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After more than ten years of communications and marketing experience with large and small corporations and large and small agencies, Andy Marken formed Marken Communictions in 1977. A frequently published writer on management, marketing and communications, we asked Andy to strip away some of the rhetoric that surrounds the public relations field and discuss the art and science of publicity in terms corporate management understands price/performance and return-on-investment.

What level of support should I expect from my Public Relations Agency ?

That's difficult to answer since each client's needs and program goals are different. However, there are some basic levels of support you should expect from your PR counsel, regardless of your situation or goal.

First of all, you should expect objective counsel and recommendations, not "yes" persons. When you're wrong, they should strongly disagree with you and when you're right, they should agree just as strongly.

Next, you should have counsel that is continually prodding you into action, not vice versa. Nothing is worse than continually having to go to the agency to ask whether or not you should be doing something in this or that area. Your public relations counsel should be continually searching for opportunities for you to promote your image and industry position.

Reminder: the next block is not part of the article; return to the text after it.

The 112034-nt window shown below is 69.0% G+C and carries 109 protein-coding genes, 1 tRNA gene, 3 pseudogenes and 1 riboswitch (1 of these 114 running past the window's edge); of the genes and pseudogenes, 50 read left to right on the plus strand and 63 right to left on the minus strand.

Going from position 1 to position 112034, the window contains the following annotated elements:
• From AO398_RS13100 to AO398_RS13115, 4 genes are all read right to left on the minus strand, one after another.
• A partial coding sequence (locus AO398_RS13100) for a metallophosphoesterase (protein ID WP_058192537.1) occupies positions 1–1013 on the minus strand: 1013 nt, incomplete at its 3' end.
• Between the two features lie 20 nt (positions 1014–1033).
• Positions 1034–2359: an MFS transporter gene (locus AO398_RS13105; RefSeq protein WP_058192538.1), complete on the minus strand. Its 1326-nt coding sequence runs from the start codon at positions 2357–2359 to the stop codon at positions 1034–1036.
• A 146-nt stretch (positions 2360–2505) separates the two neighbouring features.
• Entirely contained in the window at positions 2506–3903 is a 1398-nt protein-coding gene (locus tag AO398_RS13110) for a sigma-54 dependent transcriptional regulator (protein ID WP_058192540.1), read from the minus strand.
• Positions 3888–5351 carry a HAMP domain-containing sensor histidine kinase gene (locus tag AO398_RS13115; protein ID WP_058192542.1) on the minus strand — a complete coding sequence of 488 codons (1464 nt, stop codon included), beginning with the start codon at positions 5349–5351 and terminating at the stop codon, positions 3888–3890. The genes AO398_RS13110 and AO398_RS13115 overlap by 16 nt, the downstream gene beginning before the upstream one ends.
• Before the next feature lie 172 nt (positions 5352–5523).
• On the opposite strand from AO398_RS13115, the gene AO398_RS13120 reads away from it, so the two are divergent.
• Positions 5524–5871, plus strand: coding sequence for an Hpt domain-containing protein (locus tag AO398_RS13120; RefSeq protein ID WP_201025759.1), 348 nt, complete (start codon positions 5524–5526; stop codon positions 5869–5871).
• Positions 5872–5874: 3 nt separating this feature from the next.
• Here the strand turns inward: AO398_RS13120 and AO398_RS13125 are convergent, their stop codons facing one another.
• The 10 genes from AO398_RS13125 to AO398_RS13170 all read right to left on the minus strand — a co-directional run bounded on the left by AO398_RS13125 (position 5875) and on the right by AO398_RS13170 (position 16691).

Finally, you should be provided with a public relations program that includes objectives and accountable benchmarks. Putting out X number of news releases and making X number of telephone calls per month aren't objectives. Writing and placing an agreed upon number of major industry trend, technical, technology or op-ed articles, carrying out a similar schedule of one-on-one editorial or market research interviews during the month, producing a marketplace newsletter on a monthly or bimonthly basis and similar programs are means to achieving your objectives. Objectives are detailed and measurable goals. And whether your objective is to increase your share in a particular market segment, open a new market or position yourself a certain way within the industry, your public relations counsel should be able to show you how tasks completed on your behalf have moved you closer to your predetermined goal. What does a good public relations program include ?